THE vibrancy of the comments section of our news reports demonstrates the democratising and ‘equalising’ potential of online news delivery platforms – everyone, everywhere is allowed a voice.
Indeed, no longer is debate dominated by the “talking heads” of old and the supposedly omniscient journalist and or expert – which must be a good thing.
But there is an unfortunate downside to this “anyone, and therefore, anything goes” possibility. Wilful abuse which goes beyond good-natured banter/teasing has, sadly, become rampant – and, nearly, the norm.
It is perhaps too late in the day to try and make of our forums “a digital Garden of Eden” by playing mother and enforcing basic decency among adults (the same ‘old dogs and new tricks’ quandary) but being civil to and tolerant of each other cannot be a new or difficult habit, surely.
We have been criticised, and rightly too, for apparently letting the abuse continue unchecked, a lapse which suggests we derive vicarious pleasure from the mischief – which we don’t.
Indeed, we are frustrated and disappointed that some of our op-ed contributors have refused to write for us again after being savaged – not for what they write – but for the fact they happen to be female; that this (femininity) remains a problem should, frankly, be a source of shame to us all.
There can be no doubt that we are poorer for the exclusion of women (both ordinary and those in the thought leadership classes) from contributing to national debate about issues affecting us as a people through the deliberate misogyny of a mischievous and irresponsible few – bravo to those women refusing to be cowed and standing-up to the abuse.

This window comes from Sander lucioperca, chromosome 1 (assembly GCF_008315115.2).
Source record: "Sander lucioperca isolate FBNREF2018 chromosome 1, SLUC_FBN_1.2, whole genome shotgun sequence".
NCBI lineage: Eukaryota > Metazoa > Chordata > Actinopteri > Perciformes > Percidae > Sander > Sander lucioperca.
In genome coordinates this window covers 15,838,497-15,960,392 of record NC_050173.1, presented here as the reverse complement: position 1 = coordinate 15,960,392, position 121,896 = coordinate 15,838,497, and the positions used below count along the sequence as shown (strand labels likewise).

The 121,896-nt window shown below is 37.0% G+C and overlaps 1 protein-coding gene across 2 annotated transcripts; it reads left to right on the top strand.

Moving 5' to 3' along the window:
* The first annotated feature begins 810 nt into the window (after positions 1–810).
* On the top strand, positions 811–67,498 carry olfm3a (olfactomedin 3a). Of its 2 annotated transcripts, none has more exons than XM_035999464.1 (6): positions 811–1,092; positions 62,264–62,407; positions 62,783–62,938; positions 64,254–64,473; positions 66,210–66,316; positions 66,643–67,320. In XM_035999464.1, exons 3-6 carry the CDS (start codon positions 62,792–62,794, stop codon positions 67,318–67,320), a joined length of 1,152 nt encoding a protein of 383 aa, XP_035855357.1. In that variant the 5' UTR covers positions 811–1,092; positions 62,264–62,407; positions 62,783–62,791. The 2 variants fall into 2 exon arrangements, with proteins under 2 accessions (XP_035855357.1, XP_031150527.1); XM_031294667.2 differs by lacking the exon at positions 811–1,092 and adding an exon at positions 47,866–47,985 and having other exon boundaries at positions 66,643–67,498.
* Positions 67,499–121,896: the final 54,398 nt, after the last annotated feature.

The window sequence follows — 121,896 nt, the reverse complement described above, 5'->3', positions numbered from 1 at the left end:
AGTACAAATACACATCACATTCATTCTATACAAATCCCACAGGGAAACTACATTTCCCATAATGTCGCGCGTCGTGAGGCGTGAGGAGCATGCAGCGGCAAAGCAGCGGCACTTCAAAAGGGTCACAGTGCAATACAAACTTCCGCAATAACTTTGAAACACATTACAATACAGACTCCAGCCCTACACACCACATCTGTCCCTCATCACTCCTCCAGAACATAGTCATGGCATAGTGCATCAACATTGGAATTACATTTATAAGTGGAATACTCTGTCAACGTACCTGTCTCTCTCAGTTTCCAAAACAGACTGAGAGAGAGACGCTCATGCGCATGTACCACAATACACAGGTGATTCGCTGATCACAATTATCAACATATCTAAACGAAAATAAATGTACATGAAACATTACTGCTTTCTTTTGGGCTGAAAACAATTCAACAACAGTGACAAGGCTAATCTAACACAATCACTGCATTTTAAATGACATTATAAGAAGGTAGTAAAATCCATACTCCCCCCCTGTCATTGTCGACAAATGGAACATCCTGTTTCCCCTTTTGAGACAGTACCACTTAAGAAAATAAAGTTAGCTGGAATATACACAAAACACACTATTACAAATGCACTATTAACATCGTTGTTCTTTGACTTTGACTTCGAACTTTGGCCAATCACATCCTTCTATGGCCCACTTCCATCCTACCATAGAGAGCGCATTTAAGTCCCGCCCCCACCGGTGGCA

However hopeless the effort, we continue to encourage self-restraint and mutual regulation among forumites. It should, we think, be possible to be fun and civil at the same time; humour does not have to be vulgar, always.Advertisement
So we repeat here a few sentences from Charles Leadbeater’s recent article ‘A Better Web’ as a reminder of the appeals we have made before about this problem.
The hope is that we can become a little less vulgar even as we light-heartedly reproach each other for the views we have the right to hold:
“A healthy web needs to be fed by ideas from many sources …
“(But) the vicious abuse meted out to women online … should be a source of deep concern for everyone involved in the web.
“We cannot hope to increase the participation of young women in the tech sector if it so flagrantly fails to tackle sexism and misogyny on the grounds that to do so is in breach of free speech.
“The web cannot be called a civic space if women are routinely harassed.
“We should promote people who are supporting women to challenge abuse and to reclaim the net as a civic space which is safe for women and so for everyone.”